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Daisy Miles and IWD :

Interview with Daisy Miles Global Girl Media UK Summer Academy alumna and journalist.

Written by: Tasnim Noam.

Edited by : Dila su Yaman.

Daisy Miles Global Girl Media UK Summer Academy alumna and journalist. Daisy Miles is an aspiring political journalist  In this interview I delve into what her impressions were of the IWD event at News UK and her vision for women and underrepresented communities in the UK media landscape and gain insight on her upbringing and the experiences that shaped her professional endeavours.

Born and brought up in London, Miles says she didn’t grow up having particular passions unless she counts watching television.  She recalls her fondest memories were where she would play with her friends’ cousins and grandfather.  She would enjoy playing games where a lot of imagination was involved which got her the nickname “Dolly Daydream”.

-“Daisy where are you in your career path?”

I am at the very beginning, it feels like. I feel like I am attempting to climb over a brick wall to try and get a job in journalism. I’ve spent most of my life studying, and now I would like to start work.

Daisy runs a blog where she writes articles ranging from opinion pieces to political analysis.

On the 7th of March Daisy was invited to the IWD News UK event. I interviewed her regarding her analysis of IWD and the symbolism behind it.

After attending this event has your understanding of IWD changed and what  does IWD mean to you?

Initially, International Women’s Day didn’t mean much to me. I wrote about this a couple of years ago, and I don’t think International Women’s Day started to be celebrated in the UK until very recently. Even attending a conference celebrating the occasion felt strange to me!

However, now is probably the best time to start, especially here in the UK. Of course it’s important to celebrate the progress women have made in being recognised as equal to men. However, there is a long way to go. There are still vast inequalities across public and private spheres, especially for transgender women who currently appear to be on the front line of political warfare here. Meanwhile, trailblazers like Diane Abbot, the first black female MP in the UK, are faced with violent threats regularly. It’ll be great to celebrate how far we have come, but I also wish we could focus on how we can make the world better for our future generations of women.

-As IWD’s theme was Inspiring Inclusion, what do you make of this theme  ?

“Inspiring inclusion” I believe is a strange theme, as if mainstream feminism has finally caught onto what intersectional feminists have been campaigning for all along, but even more watered down. Maybe that is a bit cynical, though.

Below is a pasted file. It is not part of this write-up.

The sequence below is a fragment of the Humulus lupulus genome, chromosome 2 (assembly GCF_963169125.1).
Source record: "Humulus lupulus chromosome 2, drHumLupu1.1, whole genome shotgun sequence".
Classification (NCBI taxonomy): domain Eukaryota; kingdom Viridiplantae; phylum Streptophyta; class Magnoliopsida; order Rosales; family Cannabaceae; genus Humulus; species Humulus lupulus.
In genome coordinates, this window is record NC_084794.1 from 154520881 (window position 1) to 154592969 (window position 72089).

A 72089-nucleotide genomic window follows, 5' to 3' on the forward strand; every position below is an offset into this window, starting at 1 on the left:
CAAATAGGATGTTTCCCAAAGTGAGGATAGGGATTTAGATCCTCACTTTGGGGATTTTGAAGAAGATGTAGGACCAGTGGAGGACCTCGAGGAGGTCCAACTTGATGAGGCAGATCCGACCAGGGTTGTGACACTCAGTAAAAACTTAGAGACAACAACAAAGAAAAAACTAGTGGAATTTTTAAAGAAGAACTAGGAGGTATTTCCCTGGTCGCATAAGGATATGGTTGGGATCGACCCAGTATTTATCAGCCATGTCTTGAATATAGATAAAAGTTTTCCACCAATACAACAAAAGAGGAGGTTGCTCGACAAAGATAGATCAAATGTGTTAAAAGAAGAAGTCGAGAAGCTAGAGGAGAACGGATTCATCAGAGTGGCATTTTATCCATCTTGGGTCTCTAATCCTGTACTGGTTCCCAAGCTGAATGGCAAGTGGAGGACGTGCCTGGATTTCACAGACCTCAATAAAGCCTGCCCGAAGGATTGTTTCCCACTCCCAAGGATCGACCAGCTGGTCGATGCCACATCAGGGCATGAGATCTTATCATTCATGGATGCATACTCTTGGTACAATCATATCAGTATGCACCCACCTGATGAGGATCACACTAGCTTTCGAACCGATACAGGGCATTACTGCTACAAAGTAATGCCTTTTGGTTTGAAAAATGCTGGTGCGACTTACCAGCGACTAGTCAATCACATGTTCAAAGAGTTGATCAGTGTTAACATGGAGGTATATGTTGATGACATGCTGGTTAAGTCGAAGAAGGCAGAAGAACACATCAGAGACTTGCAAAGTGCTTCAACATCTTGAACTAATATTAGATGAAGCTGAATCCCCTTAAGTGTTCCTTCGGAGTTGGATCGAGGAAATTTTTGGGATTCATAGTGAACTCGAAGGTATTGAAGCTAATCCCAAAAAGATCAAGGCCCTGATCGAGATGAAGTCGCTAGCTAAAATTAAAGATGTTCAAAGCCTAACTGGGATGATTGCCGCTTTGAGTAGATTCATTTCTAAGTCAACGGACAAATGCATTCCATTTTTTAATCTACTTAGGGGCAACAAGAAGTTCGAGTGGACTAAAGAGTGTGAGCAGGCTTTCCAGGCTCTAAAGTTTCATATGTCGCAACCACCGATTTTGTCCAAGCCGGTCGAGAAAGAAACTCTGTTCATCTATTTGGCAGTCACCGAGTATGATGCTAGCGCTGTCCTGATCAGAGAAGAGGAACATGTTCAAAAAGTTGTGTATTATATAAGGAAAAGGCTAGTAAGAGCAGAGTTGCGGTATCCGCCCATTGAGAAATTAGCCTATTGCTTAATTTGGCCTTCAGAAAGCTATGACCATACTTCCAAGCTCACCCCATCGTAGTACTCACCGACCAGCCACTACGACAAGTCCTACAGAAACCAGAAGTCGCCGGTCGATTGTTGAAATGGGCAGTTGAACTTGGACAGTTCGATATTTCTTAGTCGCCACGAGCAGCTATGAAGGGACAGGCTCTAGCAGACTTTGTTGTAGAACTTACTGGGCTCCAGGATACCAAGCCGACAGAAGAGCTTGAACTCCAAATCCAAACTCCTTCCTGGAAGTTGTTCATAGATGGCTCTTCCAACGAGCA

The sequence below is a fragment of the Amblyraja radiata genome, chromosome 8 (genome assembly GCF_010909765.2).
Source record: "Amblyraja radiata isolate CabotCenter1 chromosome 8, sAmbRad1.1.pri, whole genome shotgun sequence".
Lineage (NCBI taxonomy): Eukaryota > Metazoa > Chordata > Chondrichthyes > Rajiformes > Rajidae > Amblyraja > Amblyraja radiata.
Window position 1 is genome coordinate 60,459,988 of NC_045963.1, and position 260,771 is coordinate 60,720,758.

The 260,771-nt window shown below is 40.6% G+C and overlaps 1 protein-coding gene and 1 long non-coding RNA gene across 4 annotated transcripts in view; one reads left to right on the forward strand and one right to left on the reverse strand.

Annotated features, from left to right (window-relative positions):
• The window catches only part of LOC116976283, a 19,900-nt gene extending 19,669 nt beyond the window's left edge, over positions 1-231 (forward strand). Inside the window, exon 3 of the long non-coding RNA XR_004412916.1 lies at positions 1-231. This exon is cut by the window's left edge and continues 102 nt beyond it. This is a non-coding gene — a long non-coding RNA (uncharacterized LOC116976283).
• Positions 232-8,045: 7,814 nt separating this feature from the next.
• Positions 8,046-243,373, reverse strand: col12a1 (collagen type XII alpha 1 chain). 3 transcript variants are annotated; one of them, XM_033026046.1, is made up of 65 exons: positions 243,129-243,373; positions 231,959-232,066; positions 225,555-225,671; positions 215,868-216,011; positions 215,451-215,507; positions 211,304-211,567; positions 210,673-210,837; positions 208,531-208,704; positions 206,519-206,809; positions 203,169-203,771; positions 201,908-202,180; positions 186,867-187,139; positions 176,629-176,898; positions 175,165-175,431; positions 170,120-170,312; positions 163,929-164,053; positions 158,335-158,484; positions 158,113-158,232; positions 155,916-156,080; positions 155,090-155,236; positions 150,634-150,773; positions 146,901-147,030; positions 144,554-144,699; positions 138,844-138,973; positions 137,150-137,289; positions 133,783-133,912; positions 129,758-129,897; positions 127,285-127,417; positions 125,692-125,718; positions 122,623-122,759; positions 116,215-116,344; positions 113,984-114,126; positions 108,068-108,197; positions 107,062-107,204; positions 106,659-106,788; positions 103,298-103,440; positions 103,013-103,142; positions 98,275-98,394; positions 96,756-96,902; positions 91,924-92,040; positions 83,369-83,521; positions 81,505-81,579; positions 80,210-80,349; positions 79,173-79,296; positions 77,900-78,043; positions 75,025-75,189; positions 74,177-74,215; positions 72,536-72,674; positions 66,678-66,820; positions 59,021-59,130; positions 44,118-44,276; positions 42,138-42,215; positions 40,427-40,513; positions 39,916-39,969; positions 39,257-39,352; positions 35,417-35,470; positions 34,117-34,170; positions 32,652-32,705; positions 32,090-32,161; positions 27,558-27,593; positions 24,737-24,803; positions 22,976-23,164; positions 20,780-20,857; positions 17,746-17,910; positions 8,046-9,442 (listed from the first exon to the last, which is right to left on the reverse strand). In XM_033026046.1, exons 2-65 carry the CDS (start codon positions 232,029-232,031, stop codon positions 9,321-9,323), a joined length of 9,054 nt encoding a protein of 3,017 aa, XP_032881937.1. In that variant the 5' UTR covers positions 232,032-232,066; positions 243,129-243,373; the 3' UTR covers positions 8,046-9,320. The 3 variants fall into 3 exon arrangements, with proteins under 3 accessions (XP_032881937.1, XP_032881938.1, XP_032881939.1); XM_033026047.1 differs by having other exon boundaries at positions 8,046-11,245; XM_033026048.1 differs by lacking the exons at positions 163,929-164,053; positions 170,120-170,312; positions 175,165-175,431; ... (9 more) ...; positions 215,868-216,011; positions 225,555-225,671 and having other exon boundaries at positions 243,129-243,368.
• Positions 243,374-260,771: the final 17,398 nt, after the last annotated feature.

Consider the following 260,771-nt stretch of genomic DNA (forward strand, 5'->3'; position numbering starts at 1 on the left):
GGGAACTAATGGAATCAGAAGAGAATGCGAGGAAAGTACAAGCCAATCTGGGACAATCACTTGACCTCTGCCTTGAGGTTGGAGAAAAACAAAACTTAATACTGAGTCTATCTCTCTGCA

I understand that the absence of inclusion is a consequence of centuries of systemic sexism, racism, homophobia, transphobia, xenophobia and ableism. It cannot be unlearned in an instant, but I hope this year’s theme does inspire people to educate themselves on the ways they are complicit in excluding marginalised groups so they become more conscious of those behaviours.

-Based on the talks you’ve attended at the event on the future of the UK’s media landscape, what is your vision after attending the news UK event?  What is your prediction for the  UK’s media landscape ?

I guess I am still concerned by a lot of external factors threatening the media industry that don’t just affect women, but creatives as a whole.

As a journalist, I am quite scared of the impact that AI is having on the industry. When we were luckily given a tour of the News UK building, we got to see instances of AI being implemented into reporting, so I am not quite sure it reassured me about my dream job disappearing.

-What were your impressions of  the News UK event?

I found the event comforting in a way. Journalism can be quite lonely for women, I remember on the first day of my journalism course I was stunned by how few women were in my cohort. I can hold my own in a conversation about football, but I would also like to talk about other things!

I think hearing the experiences of other women in news and broadcast made me feel less lonely, and it reminded me that I do belong in the industry and that I have worked hard enough.

-Could you share with us what your favourite moment/speaker/quote was ?

I did enjoy hearing Leanne Sanderson discuss her experiences as a queer person of colour, both in sport and in broadcast. I would also love to hear more voices like hers at future events celebrating women! She was an incredibly compelling speaker, I wish I could ask her to commentate on all West Ham matches.

-Finally  what are your dreams and hopes for the future ?

Hopefully there will be a time where we don’t need one day to celebrate women in our society. I hope that the hard work our mothers and grandmothers have endured are celebrated more often, and are seen as bigger achievements compared to their male counterparts after the obstacles they have passed through.

-Thank you Daisy Miles for sharing this insightful take on IWD and its global implications.

My pleasure.

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